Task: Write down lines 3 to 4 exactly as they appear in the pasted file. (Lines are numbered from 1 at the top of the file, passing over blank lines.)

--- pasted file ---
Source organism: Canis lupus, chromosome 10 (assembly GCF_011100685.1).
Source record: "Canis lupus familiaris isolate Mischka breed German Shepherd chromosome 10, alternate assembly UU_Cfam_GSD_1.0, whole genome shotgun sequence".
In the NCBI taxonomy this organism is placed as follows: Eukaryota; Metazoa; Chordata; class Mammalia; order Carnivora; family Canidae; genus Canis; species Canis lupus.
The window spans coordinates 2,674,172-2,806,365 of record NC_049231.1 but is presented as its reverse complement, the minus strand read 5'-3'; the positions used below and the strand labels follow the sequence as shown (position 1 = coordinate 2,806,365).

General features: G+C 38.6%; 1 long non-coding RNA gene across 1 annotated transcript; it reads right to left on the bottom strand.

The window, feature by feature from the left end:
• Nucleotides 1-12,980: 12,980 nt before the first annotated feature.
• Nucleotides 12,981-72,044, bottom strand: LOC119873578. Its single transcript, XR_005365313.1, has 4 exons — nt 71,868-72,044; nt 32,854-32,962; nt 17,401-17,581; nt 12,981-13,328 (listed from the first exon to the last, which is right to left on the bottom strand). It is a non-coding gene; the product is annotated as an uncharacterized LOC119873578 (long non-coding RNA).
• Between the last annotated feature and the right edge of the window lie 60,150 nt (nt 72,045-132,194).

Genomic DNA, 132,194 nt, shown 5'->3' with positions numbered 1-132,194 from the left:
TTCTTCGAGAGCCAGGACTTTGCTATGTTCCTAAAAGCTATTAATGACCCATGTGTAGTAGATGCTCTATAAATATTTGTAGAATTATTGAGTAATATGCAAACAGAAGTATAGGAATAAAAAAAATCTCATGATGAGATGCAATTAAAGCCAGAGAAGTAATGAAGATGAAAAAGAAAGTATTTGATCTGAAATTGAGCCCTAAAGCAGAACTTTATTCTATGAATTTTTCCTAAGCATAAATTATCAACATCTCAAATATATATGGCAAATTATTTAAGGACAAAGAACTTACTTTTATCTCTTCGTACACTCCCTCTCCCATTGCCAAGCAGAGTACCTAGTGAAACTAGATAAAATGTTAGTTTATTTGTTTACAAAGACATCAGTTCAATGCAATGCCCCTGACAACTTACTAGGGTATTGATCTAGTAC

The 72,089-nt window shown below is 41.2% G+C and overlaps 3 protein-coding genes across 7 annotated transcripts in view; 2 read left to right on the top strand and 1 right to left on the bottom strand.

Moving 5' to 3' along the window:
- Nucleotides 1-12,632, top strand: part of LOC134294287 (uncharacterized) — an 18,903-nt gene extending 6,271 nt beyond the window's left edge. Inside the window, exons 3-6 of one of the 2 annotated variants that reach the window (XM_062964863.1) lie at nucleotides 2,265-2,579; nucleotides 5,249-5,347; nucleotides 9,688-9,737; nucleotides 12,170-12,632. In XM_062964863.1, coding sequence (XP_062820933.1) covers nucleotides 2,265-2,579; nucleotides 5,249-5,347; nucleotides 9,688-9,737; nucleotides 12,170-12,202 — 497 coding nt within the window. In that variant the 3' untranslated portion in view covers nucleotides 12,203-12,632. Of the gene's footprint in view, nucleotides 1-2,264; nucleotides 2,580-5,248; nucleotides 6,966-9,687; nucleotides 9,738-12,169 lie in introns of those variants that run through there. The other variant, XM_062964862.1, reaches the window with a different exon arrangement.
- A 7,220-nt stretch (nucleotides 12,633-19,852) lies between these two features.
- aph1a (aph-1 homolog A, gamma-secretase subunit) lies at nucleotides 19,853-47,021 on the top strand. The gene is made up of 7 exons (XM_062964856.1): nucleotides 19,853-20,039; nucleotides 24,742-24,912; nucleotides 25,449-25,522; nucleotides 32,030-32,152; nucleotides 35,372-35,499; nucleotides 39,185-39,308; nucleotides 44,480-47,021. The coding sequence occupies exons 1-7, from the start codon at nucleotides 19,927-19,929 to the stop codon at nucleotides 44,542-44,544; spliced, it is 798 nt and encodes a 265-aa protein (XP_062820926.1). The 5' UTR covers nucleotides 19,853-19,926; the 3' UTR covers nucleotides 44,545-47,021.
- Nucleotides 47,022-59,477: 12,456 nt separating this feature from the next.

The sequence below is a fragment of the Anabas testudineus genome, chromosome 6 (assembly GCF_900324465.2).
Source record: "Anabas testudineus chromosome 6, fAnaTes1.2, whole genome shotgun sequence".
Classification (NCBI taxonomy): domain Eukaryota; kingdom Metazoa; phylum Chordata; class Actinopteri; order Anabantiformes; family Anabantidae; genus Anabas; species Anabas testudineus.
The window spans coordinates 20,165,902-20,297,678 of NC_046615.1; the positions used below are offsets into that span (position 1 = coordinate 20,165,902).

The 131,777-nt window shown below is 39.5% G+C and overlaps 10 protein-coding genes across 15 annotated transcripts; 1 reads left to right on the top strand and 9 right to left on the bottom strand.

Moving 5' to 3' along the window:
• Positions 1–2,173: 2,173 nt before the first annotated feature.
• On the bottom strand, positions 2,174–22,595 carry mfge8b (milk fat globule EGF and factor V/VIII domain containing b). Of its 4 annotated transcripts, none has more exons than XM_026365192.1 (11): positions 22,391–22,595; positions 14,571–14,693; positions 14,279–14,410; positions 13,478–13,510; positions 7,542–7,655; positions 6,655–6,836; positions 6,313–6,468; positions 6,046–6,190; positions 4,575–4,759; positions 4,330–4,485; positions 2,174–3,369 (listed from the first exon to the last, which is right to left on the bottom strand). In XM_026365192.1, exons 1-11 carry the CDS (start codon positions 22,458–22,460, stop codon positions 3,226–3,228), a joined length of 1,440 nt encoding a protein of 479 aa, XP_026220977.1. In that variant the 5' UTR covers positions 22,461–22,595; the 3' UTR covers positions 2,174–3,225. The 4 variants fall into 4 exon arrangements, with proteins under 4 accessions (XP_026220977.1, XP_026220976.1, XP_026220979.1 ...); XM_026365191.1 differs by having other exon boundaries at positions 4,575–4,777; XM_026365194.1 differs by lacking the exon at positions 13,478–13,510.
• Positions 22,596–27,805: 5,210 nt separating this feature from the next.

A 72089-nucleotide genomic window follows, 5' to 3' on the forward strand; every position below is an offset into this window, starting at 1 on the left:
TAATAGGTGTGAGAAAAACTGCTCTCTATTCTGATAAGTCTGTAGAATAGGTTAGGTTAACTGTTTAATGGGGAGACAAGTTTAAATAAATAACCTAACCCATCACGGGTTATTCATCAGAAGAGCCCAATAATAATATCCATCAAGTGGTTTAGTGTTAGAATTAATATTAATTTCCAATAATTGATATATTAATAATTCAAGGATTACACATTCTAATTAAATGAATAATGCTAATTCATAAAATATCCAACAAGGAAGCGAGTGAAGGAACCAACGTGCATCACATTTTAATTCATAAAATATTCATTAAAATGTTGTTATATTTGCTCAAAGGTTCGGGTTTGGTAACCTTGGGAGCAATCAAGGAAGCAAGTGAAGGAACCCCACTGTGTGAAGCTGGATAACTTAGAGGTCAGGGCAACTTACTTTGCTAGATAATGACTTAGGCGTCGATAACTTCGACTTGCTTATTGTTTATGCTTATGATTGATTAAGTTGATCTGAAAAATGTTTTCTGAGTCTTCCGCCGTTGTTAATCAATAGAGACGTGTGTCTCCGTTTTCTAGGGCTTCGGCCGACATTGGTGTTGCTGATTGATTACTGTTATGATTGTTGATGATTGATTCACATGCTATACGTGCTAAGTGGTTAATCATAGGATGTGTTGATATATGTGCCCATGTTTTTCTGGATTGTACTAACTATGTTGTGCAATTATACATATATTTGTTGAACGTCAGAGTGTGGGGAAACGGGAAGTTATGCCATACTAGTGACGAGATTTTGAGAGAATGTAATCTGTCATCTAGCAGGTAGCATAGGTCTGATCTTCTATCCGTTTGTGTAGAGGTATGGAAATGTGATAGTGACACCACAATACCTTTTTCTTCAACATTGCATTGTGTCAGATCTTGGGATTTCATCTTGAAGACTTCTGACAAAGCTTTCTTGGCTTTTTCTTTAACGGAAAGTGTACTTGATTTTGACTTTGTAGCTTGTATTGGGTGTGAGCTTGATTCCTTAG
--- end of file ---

In the NCBI taxonomy this organism is placed as follows: Eukaryota; Metazoa; Chordata; class Mammalia; order Carnivora; family Canidae; genus Canis; species Canis lupus.
The window spans coordinates 2,674,172-2,806,365 of record NC_049231.1 but is presented as its reverse complement, the minus strand read 5'-3'; the positions used below and the strand labels follow the sequence as shown (position 1 = coordinate 2,806,365).